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  • \$\begingroup\$ Thanks. Ya I was considering just putting the pool in my factory class. I am using LibGdx's provided [object pool] (github.com/libgdx/libgdx/wiki/Memory-management) so that's why it uses templates. If I use composition, I still need separate object pools for each component, and then also the Enemy class, which contains the components - so I'm not really sure :/ \$\endgroup\$ – not tellin Aug 13 '14 at 0:52
  • \$\begingroup\$ You could have the "expensive" objects each enemy needs be part of the enemy class, and give the specific enemy components access to those (similar to the Strategy pattern). For example, you could have an EnemyMovementSystem class with a Move(Enemy enemy) method. It'd be a cheap object (<-this is the key) that Ogre/Dragon/etc. extend (like OgreMovementSystem). All they'd do is expose a Move method that Enemy can call. So you'd pool Enemy, but since the EnemyMovementSystem will be a very cheap object you don't have to pool it. \$\endgroup\$ – Selali Adobor Aug 13 '14 at 1:07
  • \$\begingroup\$ It also makes customizing enemies very easy. OgreMovementSystem could have a movementSpeed parameter, DragonMovementSystem could have a maxHeight parameter (just watch out, as adding more instance variables makes the object more expensive). It'd also let you do interesting things like defining common AI patterns that all your enemies share with ease. \$\endgroup\$ – Selali Adobor Aug 13 '14 at 1:12
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You mentioned an object pool for each enemy subclass...

"It seems a bit weird."

But it would work, right? Seems fine to me. Subclassing helps you organize your code, while object pools are inherently a space-for-time tradeoff.

Another approach (which you allude to) would be to reduce your number of classes with parameterization. One extreme of this is to replace subclasses with a giant switch(enemyType){} case statement. There may be ways to structure the actual source to make the "bloat" more palatable.

Another approach somewhere in between would be a stateless behavior object, one which operates on an Enemy instance but can be shared across all enemies of that type. Something like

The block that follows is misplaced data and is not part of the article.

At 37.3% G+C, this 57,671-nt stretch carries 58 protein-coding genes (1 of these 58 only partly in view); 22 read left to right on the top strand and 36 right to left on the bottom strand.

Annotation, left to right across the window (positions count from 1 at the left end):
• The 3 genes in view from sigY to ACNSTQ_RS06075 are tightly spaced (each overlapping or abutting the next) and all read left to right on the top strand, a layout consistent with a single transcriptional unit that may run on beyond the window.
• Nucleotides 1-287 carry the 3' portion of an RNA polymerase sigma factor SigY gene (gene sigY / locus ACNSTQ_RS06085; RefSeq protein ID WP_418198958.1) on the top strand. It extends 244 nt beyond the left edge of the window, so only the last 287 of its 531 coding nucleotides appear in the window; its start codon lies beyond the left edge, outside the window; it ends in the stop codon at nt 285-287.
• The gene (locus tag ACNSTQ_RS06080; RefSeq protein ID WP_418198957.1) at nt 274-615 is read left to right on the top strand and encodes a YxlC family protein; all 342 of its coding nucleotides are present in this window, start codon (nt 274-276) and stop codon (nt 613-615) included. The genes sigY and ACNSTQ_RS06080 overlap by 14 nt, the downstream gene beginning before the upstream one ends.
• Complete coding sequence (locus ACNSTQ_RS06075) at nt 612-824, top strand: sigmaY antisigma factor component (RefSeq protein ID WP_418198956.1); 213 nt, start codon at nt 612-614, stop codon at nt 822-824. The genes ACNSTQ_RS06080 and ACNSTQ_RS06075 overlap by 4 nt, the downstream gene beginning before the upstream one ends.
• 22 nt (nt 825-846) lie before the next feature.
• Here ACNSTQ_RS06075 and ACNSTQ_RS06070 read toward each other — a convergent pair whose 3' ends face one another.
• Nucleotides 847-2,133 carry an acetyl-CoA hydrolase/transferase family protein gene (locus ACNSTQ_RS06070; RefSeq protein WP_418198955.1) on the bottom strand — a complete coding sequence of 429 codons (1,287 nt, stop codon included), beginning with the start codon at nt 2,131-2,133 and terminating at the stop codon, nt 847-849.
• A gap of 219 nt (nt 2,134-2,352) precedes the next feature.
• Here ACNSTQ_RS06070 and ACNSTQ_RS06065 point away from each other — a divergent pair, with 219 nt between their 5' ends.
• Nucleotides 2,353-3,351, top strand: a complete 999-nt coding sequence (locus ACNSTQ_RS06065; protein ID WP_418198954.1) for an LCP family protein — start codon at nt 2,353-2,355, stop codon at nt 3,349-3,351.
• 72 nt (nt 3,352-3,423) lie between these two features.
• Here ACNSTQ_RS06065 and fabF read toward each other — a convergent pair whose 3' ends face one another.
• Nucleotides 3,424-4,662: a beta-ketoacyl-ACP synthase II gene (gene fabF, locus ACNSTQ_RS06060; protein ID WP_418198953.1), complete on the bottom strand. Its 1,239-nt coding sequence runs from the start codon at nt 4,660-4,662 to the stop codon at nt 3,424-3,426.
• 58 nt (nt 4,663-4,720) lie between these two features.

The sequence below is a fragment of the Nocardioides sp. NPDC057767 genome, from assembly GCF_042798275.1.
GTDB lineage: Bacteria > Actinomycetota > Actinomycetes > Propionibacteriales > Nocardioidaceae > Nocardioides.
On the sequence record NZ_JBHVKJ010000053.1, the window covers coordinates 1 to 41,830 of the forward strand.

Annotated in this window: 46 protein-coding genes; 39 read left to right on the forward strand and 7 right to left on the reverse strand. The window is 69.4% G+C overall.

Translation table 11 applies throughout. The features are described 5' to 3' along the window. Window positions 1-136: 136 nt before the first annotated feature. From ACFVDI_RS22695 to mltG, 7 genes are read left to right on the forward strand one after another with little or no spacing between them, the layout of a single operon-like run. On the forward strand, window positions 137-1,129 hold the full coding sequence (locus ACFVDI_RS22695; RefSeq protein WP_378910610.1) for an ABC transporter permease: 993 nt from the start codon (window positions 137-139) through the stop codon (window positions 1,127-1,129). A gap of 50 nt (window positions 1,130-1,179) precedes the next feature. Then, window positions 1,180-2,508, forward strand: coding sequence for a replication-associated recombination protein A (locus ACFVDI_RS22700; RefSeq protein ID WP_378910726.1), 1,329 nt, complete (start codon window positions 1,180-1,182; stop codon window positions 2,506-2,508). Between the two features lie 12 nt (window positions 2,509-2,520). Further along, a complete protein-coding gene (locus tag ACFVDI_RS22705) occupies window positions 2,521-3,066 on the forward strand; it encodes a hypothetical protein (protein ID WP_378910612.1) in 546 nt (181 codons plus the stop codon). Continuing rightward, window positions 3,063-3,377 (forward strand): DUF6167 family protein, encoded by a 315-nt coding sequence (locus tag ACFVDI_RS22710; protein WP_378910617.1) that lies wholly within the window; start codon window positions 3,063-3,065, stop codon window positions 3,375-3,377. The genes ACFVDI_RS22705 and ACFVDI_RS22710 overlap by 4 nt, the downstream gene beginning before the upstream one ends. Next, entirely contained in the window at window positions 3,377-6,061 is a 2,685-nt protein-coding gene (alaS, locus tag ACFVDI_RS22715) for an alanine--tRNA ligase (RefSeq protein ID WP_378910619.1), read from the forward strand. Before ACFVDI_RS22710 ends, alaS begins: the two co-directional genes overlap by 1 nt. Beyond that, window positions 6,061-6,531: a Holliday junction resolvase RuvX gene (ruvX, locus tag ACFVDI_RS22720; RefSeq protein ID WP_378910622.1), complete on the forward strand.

Enemy e;
e.setBehavior(enemyBehaviorXxx);  // only one instance of each enemy behavior

and in one of Enemy's methods,

enemyBehavior.updateMe(this);

This requires that Enemy expose enough methods/fields for any EnemyBehavior to do its work. (Sort of semi-bloat, I guess.) You may end up with a few

public int generalVar1;
public int generalVar2;

Which you may find "weird". I'd even agree, but probably do it anyway. It's all tradeoffs.

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You could use polymorphism.

let all your diferent enemies inherit from the same class or implement the same interface, I'll call it Enemy

Then all of your enemies would belong to the class Enemy, and that allows you to do the following

Enemy enemyA = new EnemyA();

Enemy enemyB = new EnemyB();

and finally you could do something like

Queue<Enemy> Pool; :)

Something to have in count is that you can call methods and use properties in common if they are defined in the father or "base" class, but properties that are not inside the Enemy class can't be accesed

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  • \$\begingroup\$ This answer would be better if it explained the operation the user needs to perform when they want to initialize a new EnemyB instance from the pool, when the next items in the queue might be of type EnemyA. \$\endgroup\$ – DMGregory Sep 22 '18 at 14:54